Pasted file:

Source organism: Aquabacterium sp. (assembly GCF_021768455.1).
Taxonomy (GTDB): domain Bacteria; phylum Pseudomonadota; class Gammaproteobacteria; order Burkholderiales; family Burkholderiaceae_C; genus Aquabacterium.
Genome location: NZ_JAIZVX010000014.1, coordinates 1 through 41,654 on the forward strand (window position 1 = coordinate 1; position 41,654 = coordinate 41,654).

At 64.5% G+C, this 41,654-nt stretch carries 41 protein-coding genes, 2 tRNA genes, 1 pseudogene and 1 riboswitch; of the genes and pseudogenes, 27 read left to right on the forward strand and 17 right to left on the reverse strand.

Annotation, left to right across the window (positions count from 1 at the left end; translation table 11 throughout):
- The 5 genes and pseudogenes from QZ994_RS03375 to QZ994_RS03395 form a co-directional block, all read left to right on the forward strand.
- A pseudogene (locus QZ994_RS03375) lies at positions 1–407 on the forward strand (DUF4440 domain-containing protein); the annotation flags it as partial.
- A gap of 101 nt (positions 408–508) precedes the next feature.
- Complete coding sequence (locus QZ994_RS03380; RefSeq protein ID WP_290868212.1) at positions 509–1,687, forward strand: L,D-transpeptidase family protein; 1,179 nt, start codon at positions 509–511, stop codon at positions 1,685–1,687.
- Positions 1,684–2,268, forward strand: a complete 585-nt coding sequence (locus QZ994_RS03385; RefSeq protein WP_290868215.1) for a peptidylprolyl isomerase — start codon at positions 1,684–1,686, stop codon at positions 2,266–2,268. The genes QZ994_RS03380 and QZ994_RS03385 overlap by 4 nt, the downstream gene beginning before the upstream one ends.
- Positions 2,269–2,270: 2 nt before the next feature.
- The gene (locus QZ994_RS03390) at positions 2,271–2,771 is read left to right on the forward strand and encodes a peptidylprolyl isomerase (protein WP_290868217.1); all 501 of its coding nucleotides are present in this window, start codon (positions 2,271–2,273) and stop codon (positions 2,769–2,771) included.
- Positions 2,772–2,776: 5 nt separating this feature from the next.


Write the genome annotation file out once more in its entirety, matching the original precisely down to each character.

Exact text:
Source organism: Aquabacterium sp. (assembly GCF_021768455.1).
Taxonomy (GTDB): domain Bacteria; phylum Pseudomonadota; class Gammaproteobacteria; order Burkholderiales; family Burkholderiaceae_C; genus Aquabacterium.
Genome location: NZ_JAIZVX010000014.1, coordinates 1 through 41,654 on the forward strand (window position 1 = coordinate 1; position 41,654 = coordinate 41,654).

At 64.5% G+C, this 41,654-nt stretch carries 41 protein-coding genes, 2 tRNA genes, 1 pseudogene and 1 riboswitch; of the genes and pseudogenes, 27 read left to right on the forward strand and 17 right to left on the reverse strand.

Annotation, left to right across the window (positions count from 1 at the left end; translation table 11 throughout):
- The 5 genes and pseudogenes from QZ994_RS03375 to QZ994_RS03395 form a co-directional block, all read left to right on the forward strand.
- A pseudogene (locus QZ994_RS03375) lies at positions 1–407 on the forward strand (DUF4440 domain-containing protein); the annotation flags it as partial.
- A gap of 101 nt (positions 408–508) precedes the next feature.
- Complete coding sequence (locus QZ994_RS03380; RefSeq protein ID WP_290868212.1) at positions 509–1,687, forward strand: L,D-transpeptidase family protein; 1,179 nt, start codon at positions 509–511, stop codon at positions 1,685–1,687.
- Positions 1,684–2,268, forward strand: a complete 585-nt coding sequence (locus QZ994_RS03385; RefSeq protein WP_290868215.1) for a peptidylprolyl isomerase — start codon at positions 1,684–1,686, stop codon at positions 2,266–2,268. The genes QZ994_RS03380 and QZ994_RS03385 overlap by 4 nt, the downstream gene beginning before the upstream one ends.
- Positions 2,269–2,270: 2 nt before the next feature.
- The gene (locus QZ994_RS03390) at positions 2,271–2,771 is read left to right on the forward strand and encodes a peptidylprolyl isomerase (protein WP_290868217.1); all 501 of its coding nucleotides are present in this window, start codon (positions 2,271–2,273) and stop codon (positions 2,769–2,771) included.
- Positions 2,772–2,776: 5 nt separating this feature from the next.